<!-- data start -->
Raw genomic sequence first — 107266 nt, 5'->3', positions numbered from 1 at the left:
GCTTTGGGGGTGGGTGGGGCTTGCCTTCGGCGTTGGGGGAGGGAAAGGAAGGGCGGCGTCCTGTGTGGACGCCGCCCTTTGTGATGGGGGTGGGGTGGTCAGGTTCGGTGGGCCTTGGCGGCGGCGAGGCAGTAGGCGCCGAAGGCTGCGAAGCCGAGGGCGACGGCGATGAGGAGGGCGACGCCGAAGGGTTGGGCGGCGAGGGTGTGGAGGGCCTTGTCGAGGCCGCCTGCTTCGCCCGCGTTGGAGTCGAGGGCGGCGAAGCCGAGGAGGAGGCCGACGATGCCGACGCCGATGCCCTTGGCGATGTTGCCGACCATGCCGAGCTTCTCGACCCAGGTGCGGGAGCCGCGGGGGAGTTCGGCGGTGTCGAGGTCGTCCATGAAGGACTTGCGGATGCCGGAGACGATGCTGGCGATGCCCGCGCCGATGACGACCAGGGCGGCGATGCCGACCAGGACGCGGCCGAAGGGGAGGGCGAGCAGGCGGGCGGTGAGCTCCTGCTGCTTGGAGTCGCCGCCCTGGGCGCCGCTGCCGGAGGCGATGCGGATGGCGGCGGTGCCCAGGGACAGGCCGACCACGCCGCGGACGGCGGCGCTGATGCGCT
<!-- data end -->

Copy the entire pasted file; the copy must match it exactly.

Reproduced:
Raw genomic sequence first — 107266 nt, 5'->3', positions numbered from 1 at the left:
GCTTTGGGGGTGGGTGGGGCTTGCCTTCGGCGTTGGGGGAGGGAAAGGAAGGGCGGCGTCCTGTGTGGACGCCGCCCTTTGTGATGGGGGTGGGGTGGTCAGGTTCGGTGGGCCTTGGCGGCGGCGAGGCAGTAGGCGCCGAAGGCTGCGAAGCCGAGGGCGACGGCGATGAGGAGGGCGACGCCGAAGGGTTGGGCGGCGAGGGTGTGGAGGGCCTTGTCGAGGCCGCCTGCTTCGCCCGCGTTGGAGTCGAGGGCGGCGAAGCCGAGGAGGAGGCCGACGATGCCGACGCCGATGCCCTTGGCGATGTTGCCGACCATGCCGAGCTTCTCGACCCAGGTGCGGGAGCCGCGGGGGAGTTCGGCGGTGTCGAGGTCGTCCATGAAGGACTTGCGGATGCCGGAGACGATGCTGGCGATGCCCGCGCCGATGACGACCAGGGCGGCGATGCCGACCAGGACGCGGCCGAAGGGGAGGGCGAGCAGGCGGGCGGTGAGCTCCTGCTGCTTGGAGTCGCCGCCCTGGGCGCCGCTGCCGGAGGCGATGCGGATGGCGGCGGTGCCCAGGGACAGGCCGACCACGCCGCGGACGGCGGCGCTGATGCGCT